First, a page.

Tomshoo Camping Wood Stove$23.99 - $32.99
- Efficient wood burning
- Modular design and versatility
- Great value
- Compact size
- Not as heavy-duty as Solo Stove
- Local restrictions may prevent use of wood stoves
- Fire blackens exterior
- Cannot be immediately packed until cool
- Difficult to start fire with wet wood
I am an avid survivalist, hiker, camper, and wilderness backpacker and was looking for a cost-effective, environmentally-friendly solution to use for when my Jetboil or any other fuel-based product would fail in the backcountry. That product was the Solo Stove. It was my go-to, wood-burning stove for over 6 years until I came across the Tomshoo Stove available for a MUCH LOWER price last year. I was intrigued to see how this copycat would perform.
In the same concept that Solo Stove pioneered, this product only requires small pieces of wood you can readily find around camp to be used as fuel. Be mindful, however, about local regulations on where you can have an open flame and what material can be used. For instance, in California’s national parks, you generally are prohibited from forming any type of open fire above 8,000′ in elevation. You also are not allowed to collect any firewood above that height. Some rangers, however, said that during certain seasons, a stove is allowed as long as the wood is collected and brought up from the lower elevations. In addition, they essentially agreed that wood stoves are more environmentally friendly than fuel canisters used by the likes of Jetboil.
Check your local and State regulations for types of stoves that can be used.
Like the Solo Stove, the Tomshoo burns wood pieces very well, fast, and nearly smoke-free. The fire lasts surprisingly long and not much ash is left behind, but like other wood stoves, the flames may blacken the exterior of pots. Wood can be added through the hole in the Pot Support without having to remove the pot or pan to allow for uninterrupted cooking. However, I wish there was a way to easily control the intensity (temperature) of the fire for cooking non-liquid items so frying or baking would not leave food burnt. All you could really do is feed the flames with small pieces of wood to maintain an approximate, desired level of heat intensity.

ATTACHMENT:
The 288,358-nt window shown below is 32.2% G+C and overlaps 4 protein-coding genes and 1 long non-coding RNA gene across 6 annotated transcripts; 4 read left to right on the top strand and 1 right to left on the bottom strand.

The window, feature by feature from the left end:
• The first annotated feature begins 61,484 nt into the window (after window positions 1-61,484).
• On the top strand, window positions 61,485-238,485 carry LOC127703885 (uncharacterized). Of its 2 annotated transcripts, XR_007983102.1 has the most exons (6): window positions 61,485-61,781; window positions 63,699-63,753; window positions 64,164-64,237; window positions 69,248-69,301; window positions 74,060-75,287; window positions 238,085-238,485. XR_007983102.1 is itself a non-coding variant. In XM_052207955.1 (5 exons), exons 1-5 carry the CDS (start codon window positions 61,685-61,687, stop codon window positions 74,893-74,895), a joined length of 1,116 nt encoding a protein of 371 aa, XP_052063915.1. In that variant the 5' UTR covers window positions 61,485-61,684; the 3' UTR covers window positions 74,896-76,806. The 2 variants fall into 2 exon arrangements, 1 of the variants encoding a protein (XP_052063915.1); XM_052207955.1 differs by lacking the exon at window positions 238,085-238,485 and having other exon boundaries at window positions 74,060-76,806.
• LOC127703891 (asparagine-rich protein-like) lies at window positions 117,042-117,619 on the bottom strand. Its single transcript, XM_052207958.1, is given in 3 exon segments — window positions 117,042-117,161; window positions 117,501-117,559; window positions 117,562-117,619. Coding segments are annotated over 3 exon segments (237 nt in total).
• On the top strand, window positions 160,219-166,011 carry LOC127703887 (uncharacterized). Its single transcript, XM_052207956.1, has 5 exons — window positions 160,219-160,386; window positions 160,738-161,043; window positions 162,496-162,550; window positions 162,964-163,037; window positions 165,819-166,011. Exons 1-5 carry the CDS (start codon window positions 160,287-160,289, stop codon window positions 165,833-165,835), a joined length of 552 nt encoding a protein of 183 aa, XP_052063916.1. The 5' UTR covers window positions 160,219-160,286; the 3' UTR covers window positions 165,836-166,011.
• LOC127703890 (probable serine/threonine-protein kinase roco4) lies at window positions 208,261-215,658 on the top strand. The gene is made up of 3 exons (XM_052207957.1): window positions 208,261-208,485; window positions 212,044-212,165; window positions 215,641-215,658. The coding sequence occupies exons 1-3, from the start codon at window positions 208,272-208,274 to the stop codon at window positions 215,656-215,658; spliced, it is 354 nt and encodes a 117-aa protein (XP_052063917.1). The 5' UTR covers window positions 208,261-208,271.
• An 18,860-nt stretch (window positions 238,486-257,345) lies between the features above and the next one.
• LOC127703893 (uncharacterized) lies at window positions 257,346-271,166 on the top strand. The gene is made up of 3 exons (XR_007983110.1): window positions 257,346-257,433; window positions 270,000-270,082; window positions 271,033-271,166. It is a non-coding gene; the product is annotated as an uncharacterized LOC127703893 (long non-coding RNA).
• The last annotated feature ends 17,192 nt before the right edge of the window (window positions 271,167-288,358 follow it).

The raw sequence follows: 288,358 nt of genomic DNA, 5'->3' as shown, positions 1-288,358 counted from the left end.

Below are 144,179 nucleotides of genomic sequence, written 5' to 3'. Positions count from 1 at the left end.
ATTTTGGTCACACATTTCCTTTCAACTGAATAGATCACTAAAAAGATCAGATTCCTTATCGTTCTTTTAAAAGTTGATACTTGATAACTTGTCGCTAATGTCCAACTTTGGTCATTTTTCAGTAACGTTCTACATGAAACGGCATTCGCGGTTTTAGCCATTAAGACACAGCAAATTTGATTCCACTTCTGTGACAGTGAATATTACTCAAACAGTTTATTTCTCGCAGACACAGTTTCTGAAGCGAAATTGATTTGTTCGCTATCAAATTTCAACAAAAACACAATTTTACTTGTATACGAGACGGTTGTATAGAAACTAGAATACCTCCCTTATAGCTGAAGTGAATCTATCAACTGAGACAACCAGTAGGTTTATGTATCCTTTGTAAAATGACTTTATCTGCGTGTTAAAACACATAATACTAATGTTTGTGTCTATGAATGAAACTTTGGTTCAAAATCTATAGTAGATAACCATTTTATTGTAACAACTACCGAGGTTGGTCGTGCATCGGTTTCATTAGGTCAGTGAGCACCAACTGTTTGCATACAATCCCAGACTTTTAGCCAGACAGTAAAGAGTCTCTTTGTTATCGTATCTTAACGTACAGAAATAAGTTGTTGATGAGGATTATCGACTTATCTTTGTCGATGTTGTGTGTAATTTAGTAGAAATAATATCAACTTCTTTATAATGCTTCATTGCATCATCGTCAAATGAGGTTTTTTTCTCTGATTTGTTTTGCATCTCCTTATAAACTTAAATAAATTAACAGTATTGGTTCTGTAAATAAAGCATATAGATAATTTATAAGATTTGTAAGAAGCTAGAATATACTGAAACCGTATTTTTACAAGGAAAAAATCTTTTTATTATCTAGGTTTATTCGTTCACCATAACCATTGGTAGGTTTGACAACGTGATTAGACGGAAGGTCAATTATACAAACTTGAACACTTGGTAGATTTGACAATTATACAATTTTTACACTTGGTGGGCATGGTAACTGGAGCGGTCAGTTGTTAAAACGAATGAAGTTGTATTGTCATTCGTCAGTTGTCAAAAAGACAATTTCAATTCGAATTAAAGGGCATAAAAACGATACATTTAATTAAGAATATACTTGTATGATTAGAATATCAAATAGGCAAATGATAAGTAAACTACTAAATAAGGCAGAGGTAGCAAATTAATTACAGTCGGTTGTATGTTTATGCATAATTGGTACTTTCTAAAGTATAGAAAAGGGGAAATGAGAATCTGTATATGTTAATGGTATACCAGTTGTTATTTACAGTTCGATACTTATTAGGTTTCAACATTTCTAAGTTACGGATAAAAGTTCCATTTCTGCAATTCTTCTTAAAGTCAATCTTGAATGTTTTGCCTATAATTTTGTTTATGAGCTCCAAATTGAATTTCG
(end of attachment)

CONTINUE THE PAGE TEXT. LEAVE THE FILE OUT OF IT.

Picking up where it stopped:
Tomshoo copied the Solo Stove‘s core features quite well, but there are several differences:
- Quality of the material is not as good/heavy-duty as that of the Solo Stove
- Tomshoo’s stove packs much smaller due to a more modular design
- Modular design allows the stove to be used in a wider variety of ways
- Wood burner (like the Solo Stove)
- BBQ grill (with built-in drip catcher)
- Stove with alcohol as the fuel source
- A small grill is included and fits inside the stove
Both the Solo Stove and Tomshoo wood stoves have some limitations over Jetboil.
- Local restrictions may prevent their use due to the possibility of errant amber causing a wildfire
- Fire may be difficult to get started when the environment (and wood) is wet
- Can take longer to heat (Jetboil can boil water in just 100 seconds!)
- Initially generates smoke (which could beneficially help keep mosquitoes away), though once the fire gets hot enough, “preheated oxygen” will nicely “burn” away the smoke too
- Jetboil produces no smoke
- Cannot be immediately packed away until it has cooled to touch
- Fire may blacken the exterior of pots
The following steps on how to fire up the wood stove was provided by Solo Stove (with clarifications by me) and also applies to Tomshoo’s stove:
- Gather dry twigs and tinder between 2-3″ in size
- Pine cones also make great fire starters
- Hard wood burns better and longer
- Find level ground to ensure the stove would not tip over
- Clear away ground debris for at least 5′ in diameter
- Only bare ground with no leaves, tinder, and other flammable material should be present
- Light a fire inside the stove
- Start with small, thin twigs and tinder first, then slowly add larger pieces as the fire gains strength
From a value perspective, the Tomshoo copies and outdoes the Solo Stove in many, many ways and at a much lower price point. It should be part of anyone’s bug-out emergency bag. I highly recommend it for its value, modular design, and similar burning output as the pricier Solo Stove. Wood stoves do not depend on fuel canisters (like the Jetboil) since fuel sources are readily available from practically anywhere, and as a result is also less expensive to own over the long run.
Its light weight and ability to have practically unlimited fuel makes the stove a must-have for a survival bug out bag, and as a bonus, it also acts as a small firepit with which to warm yourself up with.
Where To Buy
- Modular wood stoves
- Solo Stove (Amazon): Lite / Titan / Campfire / Bonfire Pit
- Jetboil (Amazon): Flash / Stash / MiniMo
- Foldable Fire Pit & Grill: Snow Peak Takibi Combo (Made in Japan) / Campingmoon
- ICECO 15.7″ Foldable Charcoal Grill